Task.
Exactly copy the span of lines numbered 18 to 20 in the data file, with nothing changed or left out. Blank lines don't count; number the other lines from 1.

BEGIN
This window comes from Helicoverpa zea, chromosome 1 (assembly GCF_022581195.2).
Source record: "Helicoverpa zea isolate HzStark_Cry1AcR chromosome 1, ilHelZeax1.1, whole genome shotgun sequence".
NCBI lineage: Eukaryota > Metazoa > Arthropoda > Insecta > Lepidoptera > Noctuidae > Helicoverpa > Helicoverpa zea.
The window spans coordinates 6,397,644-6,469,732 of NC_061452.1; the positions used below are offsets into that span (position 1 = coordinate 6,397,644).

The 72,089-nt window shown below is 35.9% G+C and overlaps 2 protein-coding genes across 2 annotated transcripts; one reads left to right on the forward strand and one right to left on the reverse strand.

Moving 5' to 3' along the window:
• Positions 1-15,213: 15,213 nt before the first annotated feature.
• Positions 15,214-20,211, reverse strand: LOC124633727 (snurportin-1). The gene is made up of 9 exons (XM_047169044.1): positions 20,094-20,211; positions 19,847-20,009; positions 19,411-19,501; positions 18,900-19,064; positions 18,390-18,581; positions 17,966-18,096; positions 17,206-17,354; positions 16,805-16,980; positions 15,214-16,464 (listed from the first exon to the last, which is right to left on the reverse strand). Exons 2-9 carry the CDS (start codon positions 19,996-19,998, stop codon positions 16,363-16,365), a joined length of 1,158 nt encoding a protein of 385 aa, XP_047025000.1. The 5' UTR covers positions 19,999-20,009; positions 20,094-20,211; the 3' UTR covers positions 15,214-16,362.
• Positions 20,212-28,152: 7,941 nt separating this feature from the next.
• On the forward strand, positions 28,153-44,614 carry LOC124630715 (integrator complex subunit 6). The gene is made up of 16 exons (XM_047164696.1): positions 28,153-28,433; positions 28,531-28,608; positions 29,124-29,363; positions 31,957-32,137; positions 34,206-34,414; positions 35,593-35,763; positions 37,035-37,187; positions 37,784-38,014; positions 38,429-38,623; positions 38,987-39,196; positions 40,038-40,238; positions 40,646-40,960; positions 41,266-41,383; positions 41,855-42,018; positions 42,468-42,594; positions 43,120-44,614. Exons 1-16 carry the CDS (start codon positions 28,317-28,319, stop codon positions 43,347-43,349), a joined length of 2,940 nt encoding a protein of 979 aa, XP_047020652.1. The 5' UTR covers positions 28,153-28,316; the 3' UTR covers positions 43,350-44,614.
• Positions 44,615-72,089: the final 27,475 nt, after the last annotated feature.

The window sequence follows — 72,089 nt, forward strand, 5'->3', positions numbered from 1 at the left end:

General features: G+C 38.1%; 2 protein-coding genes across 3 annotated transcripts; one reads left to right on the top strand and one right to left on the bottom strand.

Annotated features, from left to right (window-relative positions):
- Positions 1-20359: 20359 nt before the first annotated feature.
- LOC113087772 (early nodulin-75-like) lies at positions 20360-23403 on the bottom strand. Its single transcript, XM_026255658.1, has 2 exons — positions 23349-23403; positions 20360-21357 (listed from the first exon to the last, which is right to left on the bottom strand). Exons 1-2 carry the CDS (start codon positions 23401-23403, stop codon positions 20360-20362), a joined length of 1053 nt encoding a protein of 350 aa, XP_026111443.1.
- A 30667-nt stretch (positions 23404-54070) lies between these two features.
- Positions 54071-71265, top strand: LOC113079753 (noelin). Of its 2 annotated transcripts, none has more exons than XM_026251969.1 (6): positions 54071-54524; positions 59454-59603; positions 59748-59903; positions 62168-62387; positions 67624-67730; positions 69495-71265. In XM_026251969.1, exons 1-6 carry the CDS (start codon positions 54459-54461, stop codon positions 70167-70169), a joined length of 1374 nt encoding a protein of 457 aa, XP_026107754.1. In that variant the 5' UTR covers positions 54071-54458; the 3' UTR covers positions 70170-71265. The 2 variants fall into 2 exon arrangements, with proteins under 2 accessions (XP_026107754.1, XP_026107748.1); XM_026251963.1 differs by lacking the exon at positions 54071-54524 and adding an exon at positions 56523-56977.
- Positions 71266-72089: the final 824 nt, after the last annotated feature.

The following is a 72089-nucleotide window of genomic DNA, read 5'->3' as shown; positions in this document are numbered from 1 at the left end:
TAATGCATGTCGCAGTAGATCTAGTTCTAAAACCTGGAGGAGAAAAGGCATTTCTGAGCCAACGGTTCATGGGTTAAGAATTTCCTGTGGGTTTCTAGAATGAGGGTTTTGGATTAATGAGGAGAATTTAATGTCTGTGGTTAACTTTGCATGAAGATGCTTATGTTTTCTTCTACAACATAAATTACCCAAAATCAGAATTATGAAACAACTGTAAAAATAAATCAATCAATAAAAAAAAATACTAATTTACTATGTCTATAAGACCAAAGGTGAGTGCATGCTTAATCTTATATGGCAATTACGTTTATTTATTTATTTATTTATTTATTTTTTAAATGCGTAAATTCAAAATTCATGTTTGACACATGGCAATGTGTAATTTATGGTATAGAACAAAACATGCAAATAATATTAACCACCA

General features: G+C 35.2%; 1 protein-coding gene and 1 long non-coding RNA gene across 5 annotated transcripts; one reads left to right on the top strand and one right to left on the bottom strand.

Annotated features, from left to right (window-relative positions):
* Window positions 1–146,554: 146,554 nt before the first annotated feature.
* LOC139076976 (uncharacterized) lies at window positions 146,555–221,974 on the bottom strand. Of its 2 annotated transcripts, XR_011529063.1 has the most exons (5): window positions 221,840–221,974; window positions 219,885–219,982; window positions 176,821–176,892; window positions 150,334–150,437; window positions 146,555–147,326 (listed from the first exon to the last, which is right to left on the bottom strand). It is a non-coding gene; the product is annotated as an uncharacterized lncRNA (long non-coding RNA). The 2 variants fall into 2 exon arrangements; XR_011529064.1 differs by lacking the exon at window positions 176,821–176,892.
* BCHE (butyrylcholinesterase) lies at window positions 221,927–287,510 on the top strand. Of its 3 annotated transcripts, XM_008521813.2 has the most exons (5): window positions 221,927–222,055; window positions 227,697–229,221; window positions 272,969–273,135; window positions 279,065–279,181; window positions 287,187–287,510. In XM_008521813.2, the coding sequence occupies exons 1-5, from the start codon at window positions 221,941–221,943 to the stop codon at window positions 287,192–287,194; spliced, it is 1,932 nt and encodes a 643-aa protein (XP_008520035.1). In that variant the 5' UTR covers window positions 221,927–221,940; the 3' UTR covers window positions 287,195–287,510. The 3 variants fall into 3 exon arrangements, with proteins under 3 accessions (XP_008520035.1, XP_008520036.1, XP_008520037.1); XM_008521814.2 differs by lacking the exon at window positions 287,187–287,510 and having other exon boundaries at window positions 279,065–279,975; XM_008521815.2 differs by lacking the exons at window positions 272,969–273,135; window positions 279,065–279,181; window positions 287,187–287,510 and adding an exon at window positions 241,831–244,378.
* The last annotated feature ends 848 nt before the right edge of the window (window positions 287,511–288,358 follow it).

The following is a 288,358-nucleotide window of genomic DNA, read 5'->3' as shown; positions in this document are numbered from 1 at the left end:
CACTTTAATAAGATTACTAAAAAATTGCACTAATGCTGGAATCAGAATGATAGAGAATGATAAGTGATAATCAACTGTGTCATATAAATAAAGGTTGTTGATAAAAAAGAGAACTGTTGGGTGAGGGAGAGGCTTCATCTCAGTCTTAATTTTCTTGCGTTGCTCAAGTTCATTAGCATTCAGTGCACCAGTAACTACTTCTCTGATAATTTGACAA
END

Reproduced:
- Positions 54071-71265, top strand: LOC113079753 (noelin). Of its 2 annotated transcripts, none has more exons than XM_026251969.1 (6): positions 54071-54524; positions 59454-59603; positions 59748-59903; positions 62168-62387; positions 67624-67730; positions 69495-71265. In XM_026251969.1, exons 1-6 carry the CDS (start codon positions 54459-54461, stop codon positions 70167-70169), a joined length of 1374 nt encoding a protein of 457 aa, XP_026107754.1. In that variant the 5' UTR covers positions 54071-54458; the 3' UTR covers positions 70170-71265. The 2 variants fall into 2 exon arrangements, with proteins under 2 accessions (XP_026107754.1, XP_026107748.1); XM_026251963.1 differs by lacking the exon at positions 54071-54524 and adding an exon at positions 56523-56977.
- Positions 71266-72089: the final 824 nt, after the last annotated feature.

The following is a 72089-nucleotide window of genomic DNA, read 5'->3' as shown; positions in this document are numbered from 1 at the left end: